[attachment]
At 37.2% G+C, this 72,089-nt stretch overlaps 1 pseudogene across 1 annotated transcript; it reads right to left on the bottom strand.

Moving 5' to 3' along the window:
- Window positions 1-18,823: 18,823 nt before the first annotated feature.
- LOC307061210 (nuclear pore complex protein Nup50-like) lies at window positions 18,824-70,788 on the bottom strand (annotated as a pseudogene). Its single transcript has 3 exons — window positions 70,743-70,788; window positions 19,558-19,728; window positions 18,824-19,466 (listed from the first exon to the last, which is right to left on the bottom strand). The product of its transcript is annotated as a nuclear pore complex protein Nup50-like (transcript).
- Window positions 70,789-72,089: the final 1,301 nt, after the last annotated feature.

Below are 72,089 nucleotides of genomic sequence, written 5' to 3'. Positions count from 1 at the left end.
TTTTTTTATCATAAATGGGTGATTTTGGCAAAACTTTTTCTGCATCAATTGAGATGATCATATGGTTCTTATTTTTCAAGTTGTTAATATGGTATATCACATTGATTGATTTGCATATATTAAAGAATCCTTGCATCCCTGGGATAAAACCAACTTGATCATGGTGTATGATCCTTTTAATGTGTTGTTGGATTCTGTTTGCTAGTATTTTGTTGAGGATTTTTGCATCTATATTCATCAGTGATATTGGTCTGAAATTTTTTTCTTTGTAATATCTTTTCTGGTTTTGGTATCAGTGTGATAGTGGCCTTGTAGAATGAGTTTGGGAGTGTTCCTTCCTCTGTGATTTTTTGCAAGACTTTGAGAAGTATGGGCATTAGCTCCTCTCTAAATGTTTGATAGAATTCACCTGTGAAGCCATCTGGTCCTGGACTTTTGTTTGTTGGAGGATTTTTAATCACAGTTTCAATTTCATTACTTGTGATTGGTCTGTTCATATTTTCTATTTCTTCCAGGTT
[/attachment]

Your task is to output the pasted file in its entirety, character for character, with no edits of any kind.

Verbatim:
At 37.2% G+C, this 72,089-nt stretch overlaps 1 pseudogene across 1 annotated transcript; it reads right to left on the bottom strand.

Moving 5' to 3' along the window:
- Window positions 1-18,823: 18,823 nt before the first annotated feature.
- LOC307061210 (nuclear pore complex protein Nup50-like) lies at window positions 18,824-70,788 on the bottom strand (annotated as a pseudogene). Its single transcript has 3 exons — window positions 70,743-70,788; window positions 19,558-19,728; window positions 18,824-19,466 (listed from the first exon to the last, which is right to left on the bottom strand). The product of its transcript is annotated as a nuclear pore complex protein Nup50-like (transcript).
- Window positions 70,789-72,089: the final 1,301 nt, after the last annotated feature.

Below are 72,089 nucleotides of genomic sequence, written 5' to 3'. Positions count from 1 at the left end.
TTTTTTTATCATAAATGGGTGATTTTGGCAAAACTTTTTCTGCATCAATTGAGATGATCATATGGTTCTTATTTTTCAAGTTGTTAATATGGTATATCACATTGATTGATTTGCATATATTAAAGAATCCTTGCATCCCTGGGATAAAACCAACTTGATCATGGTGTATGATCCTTTTAATGTGTTGTTGGATTCTGTTTGCTAGTATTTTGTTGAGGATTTTTGCATCTATATTCATCAGTGATATTGGTCTGAAATTTTTTTCTTTGTAATATCTTTTCTGGTTTTGGTATCAGTGTGATAGTGGCCTTGTAGAATGAGTTTGGGAGTGTTCCTTCCTCTGTGATTTTTTGCAAGACTTTGAGAAGTATGGGCATTAGCTCCTCTCTAAATGTTTGATAGAATTCACCTGTGAAGCCATCTGGTCCTGGACTTTTGTTTGTTGGAGGATTTTTAATCACAGTTTCAATTTCATTACTTGTGATTGGTCTGTTCATATTTTCTATTTCTTCCAGGTT